The point is that if “A" plus “B" leads to “C", and even if such calculation is necessary though harsh, one can’t expect those who may be observing to simply ignore the math…we must be realistic that our actions have consequences…even if we deemed our actions advisable.

The neoconservative mindset is such that they expect consequences but they intend to deal with them through power or force. They believe that if we remain the biggest kid on the block, we can dictate to the block. The rationale says that because they hold power, they can dictate reality…and when perceptions don’t match reality, they simply and methodically apply force to achieve the reality they desire. Missing from that analysis is the formula that always evolves once a group of individuals coalesce around the perception that they have a bully in their midst…they realize they cannot confront the bully one on one or directly since they acknowledge they cannot defeat the bully in that manner…so they adopt other tactics. The Middle East is a textbook example of this eventuality.

Also missing from the equation is the benevolence / malevolence consideration. I try to keep my assertions simple so let me offer an example that most people can relate to. In virtually every work environment there is some hierarchy whereby some individuals are established as authorities with the power to affect the lives of those they supervise or manage. It doesn’t take long for those who are subject to the authoritarian figure to determine if that individual is a benevolent supervisor or one they feel operates out of malevolence.

Frequently this supervisory dynamic is acted out without any real reasoned analysis since that person may be the owner of the company or may be so well connected to those within the ownership that malevolent actions can be carried out with little consequence to the person in authority. At the same time, those individuals who answer to the person in authority will likely be negatively impacted (perhaps overworked, mistreated or fired). Often absent from the analysis is the impact such situations have on the morale of the employees and ultimately the success of the company…which has to compete with other similar companies.

We’ve all seen trigger happy employers who believe termination is the preferred tool to resolve problems. However, with each termination, the remaining employees make a determination as to the legitimacy of the termination. Over time, a belief may be created amongst the employee base that those in authority are malevolent and so begins a process to undermine or sabotage the supervisor or the company. As the belief grows, the ability to root out the dissenters becomes more difficult…as one employee is terminated and another arrives, they are frequently greeted with negative information from coworkers about the propensity of those in authority to be malevolent and they are therefore likely won over before ever having the opportunity to make their own objective evaluations.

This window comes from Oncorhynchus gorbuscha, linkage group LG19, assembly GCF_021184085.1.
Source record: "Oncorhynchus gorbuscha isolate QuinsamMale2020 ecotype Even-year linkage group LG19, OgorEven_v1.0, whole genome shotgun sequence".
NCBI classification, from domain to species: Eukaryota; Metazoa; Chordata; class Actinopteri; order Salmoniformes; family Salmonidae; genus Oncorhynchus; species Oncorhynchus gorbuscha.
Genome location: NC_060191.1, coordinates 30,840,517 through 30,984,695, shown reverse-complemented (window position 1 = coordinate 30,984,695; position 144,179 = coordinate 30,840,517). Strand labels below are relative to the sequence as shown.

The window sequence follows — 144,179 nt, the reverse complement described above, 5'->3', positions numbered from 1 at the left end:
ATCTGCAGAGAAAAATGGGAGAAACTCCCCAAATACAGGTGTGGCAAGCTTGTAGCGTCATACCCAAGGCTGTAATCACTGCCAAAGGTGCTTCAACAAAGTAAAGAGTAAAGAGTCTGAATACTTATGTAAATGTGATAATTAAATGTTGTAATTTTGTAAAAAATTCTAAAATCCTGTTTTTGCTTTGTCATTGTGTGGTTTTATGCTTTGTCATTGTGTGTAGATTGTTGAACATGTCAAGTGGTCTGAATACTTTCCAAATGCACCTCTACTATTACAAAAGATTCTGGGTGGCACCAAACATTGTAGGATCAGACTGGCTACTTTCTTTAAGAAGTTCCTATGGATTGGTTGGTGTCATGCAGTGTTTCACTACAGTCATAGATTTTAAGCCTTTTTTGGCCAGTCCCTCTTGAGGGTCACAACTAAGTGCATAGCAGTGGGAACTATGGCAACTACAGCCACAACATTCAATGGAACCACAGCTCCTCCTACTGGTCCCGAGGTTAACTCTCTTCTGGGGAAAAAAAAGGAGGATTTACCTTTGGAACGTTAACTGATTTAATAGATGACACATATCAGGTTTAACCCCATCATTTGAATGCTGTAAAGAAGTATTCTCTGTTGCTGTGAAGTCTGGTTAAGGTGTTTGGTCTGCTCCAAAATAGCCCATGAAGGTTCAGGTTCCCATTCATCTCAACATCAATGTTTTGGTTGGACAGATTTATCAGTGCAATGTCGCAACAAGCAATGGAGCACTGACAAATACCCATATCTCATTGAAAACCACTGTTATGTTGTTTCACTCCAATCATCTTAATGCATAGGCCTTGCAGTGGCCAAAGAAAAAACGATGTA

Over time, the impressions and beliefs held by present and past employees’ travels beyond the confines of the company. Other companies employees may become aware of the malevolence and refuse to apply for work with the negatively identified company or the entire industry may adopt the same beliefs and seek to isolate the company or facilitate its demise.

The bottom line is that the perceptions of people will have impact at some point regardless of one’s proximity to power. Typically, such entities eventually fail because they are unable to maintain the favor of enough individuals to perpetuate the power they hold…whether that be from losing the support of those within or from the actions of those who are operating in the surrounding environment.

Goodwill is not a commodity that can be turned off and on at one’s discretion like a spigot. It is ultimately driven by perceptions and once perceptions have deteriorated, the benevolence needed to reverse the perceptions unfortunately grows disproportionately. Despite notions to the contrary, the masses are for the most part adept at evaluating core sincerity and integrity. Additionally, they are far quicker to attribute actions negatively than they are to give the benefit of the doubt. Unfortunately, they are also reticent to reverse their conclusions once they have been adopted. That’s simply human nature.

I think the example does a reasonable job of describing the dilemma in the Middle East. It is further complicated by the amount of time that the situation has been allowed to fester and the fact that terminations in this theater are actually fatalities. Sadly that has made it vulnerable to succumbing to arguments that are predicated on debating the “chicken or the egg" or “who did what to whom and when"…none of which serve to move the situation towards resolution.